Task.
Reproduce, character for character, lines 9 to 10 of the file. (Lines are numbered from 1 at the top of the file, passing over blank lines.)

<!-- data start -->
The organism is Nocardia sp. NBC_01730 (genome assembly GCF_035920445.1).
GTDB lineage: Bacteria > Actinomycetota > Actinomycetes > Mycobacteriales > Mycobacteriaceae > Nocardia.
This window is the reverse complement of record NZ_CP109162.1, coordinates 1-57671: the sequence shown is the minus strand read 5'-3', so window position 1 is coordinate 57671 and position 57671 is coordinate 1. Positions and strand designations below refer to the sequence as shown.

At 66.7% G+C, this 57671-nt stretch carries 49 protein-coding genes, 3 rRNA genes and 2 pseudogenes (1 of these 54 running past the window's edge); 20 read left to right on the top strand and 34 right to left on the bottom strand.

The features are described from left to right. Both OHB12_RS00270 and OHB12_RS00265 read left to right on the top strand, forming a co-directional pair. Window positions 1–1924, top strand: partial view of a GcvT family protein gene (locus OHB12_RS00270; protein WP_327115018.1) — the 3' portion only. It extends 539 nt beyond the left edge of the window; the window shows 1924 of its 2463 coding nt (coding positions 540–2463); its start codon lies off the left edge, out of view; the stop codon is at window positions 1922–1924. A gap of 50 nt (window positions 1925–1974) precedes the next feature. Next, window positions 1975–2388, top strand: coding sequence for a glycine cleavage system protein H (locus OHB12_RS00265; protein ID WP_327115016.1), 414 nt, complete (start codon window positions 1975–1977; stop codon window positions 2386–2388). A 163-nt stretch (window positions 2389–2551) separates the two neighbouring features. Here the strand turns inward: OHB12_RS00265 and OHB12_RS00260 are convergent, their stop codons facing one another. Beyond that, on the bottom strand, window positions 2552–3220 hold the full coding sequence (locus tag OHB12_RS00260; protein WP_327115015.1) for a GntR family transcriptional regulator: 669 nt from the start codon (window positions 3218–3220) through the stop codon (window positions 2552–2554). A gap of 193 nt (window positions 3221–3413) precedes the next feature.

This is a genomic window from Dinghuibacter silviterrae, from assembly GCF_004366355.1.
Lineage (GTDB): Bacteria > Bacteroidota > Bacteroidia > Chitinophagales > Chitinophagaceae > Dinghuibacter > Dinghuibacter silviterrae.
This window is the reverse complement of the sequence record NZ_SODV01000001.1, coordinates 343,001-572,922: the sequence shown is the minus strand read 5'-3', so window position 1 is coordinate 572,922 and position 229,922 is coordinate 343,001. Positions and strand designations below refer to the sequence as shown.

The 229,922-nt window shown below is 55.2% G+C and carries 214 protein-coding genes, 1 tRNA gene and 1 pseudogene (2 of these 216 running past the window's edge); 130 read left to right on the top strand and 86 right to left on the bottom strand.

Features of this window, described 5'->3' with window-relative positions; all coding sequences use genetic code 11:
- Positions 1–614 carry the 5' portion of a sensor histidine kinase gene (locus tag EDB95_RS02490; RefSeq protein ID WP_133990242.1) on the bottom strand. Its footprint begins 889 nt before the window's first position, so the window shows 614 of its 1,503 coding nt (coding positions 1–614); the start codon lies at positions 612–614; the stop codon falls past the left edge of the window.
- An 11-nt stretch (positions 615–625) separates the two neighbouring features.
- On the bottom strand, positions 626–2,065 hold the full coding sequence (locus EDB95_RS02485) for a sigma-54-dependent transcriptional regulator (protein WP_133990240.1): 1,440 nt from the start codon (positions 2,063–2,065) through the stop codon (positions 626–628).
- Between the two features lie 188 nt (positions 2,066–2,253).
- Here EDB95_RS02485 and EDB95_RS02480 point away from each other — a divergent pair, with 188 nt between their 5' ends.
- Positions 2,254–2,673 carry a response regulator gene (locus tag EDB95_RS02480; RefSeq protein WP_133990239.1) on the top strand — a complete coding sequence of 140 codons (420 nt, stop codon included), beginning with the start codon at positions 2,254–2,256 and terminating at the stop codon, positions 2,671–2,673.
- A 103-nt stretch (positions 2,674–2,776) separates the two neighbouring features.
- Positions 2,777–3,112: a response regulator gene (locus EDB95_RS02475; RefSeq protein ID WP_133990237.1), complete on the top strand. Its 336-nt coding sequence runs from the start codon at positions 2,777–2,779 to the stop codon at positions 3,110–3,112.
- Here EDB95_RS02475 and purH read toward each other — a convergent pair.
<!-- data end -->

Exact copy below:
The 229,922-nt window shown below is 55.2% G+C and carries 214 protein-coding genes, 1 tRNA gene and 1 pseudogene (2 of these 216 running past the window's edge); 130 read left to right on the top strand and 86 right to left on the bottom strand.

Features of this window, described 5'->3' with window-relative positions; all coding sequences use genetic code 11: